A former island literature professor brings a new perspective to romance novels
Writing erotic romance novels wasn’t part of Dale Taylor’s retirement plan.
“Everything in my being said this is not for me,” said Taylor, a retired Galveston College literature professor. “After I retired, I had more time to think about it. When you are retired, you can do what you want to do.”
About the time “Fifty Shades of Grey” by E.L. James dominated bestseller lists after it was published in 2012, Taylor began wondering whether she could ever write something like that. She hadn’t read the book, but she couldn’t escape the pop culture wave the novel rode.
The idea of writing a steamy romance tempted her, but Taylor thought about writing other stories more befitting of a woman with a doctoral degree in English literature.
Then she wandered through a Barnes & Noble book store a few years ago and discovered “Outlander” by Diana Gabaldon. It was a romance with time travel, men in kilts and sex scenes. But the best part for Taylor was learning that Gabaldon was a scientist with a doctoral degree in quantitative behavioral ecology, she said.
“I admire her quite a bit,” Taylor said.
Taylor, who lives in Galveston, began writing some short stories in the romance genre and published her first book in 2014.
Her stories centered around young women trying to find their way sexually, Taylor said.
“I drew on my experience in literary analysis to paint in the grays,” she said. “What about those middle areas we don’t want to touch because they’re not easy to define?”
Women’s sexual lives are a fundamental part of their lives, Taylor said. Including that reality in her books is essential, she said.
“To write it out of our lives is silly,” she said.
Taylor’s latest book under the pen name Ela Bell is “Archi: Mysterious Embrace.” Set in San Antonio, it’s the first in a planned series about the slightly supernatural Briant family.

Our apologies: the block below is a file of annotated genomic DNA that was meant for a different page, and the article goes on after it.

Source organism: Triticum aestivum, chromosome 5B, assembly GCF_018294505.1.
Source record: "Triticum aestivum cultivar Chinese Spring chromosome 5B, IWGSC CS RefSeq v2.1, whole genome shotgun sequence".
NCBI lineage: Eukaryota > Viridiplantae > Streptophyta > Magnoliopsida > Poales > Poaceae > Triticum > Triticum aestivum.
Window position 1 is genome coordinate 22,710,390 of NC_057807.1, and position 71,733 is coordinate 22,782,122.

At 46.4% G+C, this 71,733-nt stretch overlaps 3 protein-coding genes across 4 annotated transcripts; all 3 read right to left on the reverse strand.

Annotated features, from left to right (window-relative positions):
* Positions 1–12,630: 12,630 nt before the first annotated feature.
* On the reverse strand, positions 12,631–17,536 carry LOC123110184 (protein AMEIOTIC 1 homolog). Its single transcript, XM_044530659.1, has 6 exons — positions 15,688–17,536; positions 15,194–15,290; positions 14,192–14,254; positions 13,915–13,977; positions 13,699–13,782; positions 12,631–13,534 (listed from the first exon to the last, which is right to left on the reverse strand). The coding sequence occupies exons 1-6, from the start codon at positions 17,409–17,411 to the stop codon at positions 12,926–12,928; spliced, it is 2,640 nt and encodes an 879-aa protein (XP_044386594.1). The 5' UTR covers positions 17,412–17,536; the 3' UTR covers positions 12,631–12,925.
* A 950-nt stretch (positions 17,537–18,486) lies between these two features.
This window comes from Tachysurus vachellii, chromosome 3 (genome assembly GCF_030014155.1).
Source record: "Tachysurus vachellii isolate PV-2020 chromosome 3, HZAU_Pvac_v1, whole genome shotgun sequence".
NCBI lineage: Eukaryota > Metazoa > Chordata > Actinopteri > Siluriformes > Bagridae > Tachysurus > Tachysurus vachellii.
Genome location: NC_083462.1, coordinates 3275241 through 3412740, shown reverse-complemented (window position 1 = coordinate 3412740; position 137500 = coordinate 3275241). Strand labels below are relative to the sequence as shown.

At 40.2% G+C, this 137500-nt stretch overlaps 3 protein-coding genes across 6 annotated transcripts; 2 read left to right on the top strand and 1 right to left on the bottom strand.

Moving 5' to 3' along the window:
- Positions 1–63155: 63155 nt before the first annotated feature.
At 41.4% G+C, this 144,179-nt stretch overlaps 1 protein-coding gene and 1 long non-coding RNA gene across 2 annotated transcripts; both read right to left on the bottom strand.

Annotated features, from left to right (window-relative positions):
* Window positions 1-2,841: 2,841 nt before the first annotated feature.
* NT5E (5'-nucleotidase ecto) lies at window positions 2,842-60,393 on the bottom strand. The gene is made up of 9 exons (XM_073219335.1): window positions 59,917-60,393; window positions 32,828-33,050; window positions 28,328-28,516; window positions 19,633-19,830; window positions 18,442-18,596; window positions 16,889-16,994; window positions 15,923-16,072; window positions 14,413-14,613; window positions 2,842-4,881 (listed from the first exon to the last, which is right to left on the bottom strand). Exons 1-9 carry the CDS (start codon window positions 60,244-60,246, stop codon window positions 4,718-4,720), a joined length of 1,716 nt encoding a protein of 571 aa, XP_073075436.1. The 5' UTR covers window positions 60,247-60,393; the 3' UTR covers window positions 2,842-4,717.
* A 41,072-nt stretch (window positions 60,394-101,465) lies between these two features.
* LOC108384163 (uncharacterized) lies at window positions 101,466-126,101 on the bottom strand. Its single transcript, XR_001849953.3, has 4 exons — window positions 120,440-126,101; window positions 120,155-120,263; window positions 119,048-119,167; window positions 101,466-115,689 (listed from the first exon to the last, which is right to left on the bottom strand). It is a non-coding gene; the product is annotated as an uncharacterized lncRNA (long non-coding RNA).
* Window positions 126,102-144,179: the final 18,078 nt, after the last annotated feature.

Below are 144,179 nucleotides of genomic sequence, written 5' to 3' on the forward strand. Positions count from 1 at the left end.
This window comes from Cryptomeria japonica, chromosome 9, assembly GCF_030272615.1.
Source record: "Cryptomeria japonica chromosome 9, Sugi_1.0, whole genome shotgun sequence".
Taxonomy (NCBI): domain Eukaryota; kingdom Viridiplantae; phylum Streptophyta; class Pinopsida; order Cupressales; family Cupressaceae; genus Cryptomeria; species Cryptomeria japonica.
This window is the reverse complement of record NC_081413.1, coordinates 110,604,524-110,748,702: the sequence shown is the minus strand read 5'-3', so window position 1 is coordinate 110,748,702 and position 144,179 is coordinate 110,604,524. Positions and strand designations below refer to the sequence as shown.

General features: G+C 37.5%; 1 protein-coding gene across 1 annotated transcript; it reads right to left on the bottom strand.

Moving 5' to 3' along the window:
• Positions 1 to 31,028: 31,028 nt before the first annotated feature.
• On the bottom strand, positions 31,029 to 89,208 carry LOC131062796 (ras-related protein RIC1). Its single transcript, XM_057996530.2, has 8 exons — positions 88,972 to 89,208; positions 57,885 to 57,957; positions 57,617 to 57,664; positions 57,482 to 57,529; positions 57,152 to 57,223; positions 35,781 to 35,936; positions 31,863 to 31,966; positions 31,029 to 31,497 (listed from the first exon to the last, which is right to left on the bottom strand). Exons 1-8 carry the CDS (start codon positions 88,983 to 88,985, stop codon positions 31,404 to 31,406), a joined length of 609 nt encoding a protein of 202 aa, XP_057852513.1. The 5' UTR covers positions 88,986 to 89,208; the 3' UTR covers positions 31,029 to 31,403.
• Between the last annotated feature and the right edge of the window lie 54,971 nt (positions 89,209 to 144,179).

“Their talents aren’t perfect, and they aren’t all powerful,” Taylor said. “There are limits to what they can do.”
Archi, who can see the future, meets a woman with powers of her own while they are investigating a human trafficking ring.
Her heroes have flaws and her villains aren’t one-dimensional.
Her challenge as a romance writer is how to challenge the genre and make the reader think, and her characters assist in that effort, she said.
“These are people of color,” Taylor said. “In the canons of literature, minority people are different, and different people are murdered.”
But in her writing, she can play with that convention and change the outcomes as well as the premises.
“Imagination can’t come close to real-life experience,” Taylor said. “I start with a concept. My concepts inspire me. That’s what drives me to write the piece.”
Taylor makes a scratch outline, then researches to make a detailed outline. But she doesn’t always stick to the outline.
“Sometimes, characters take their own way,” Taylor said. “In my mind, it’s wrong not to let that happen. I let the characters drive the story.”
Before Taylor became a college professor, she was a journalist for 10 years. With her background as a reporter, she crafts stories that get to the point.
“I don’t tease my readers,” she said. “I tell my readers what the story is about.”
Taylor writes in the study of her Galveston home and also in her San Antonio cottage.
“When you are inspired to write, you write whenever you can,” Taylor said. “Wherever I am, nothing is going to distract me from that. If I am in the mood for writing, I’m engaged. When I’m writing, these creative hormones get going.”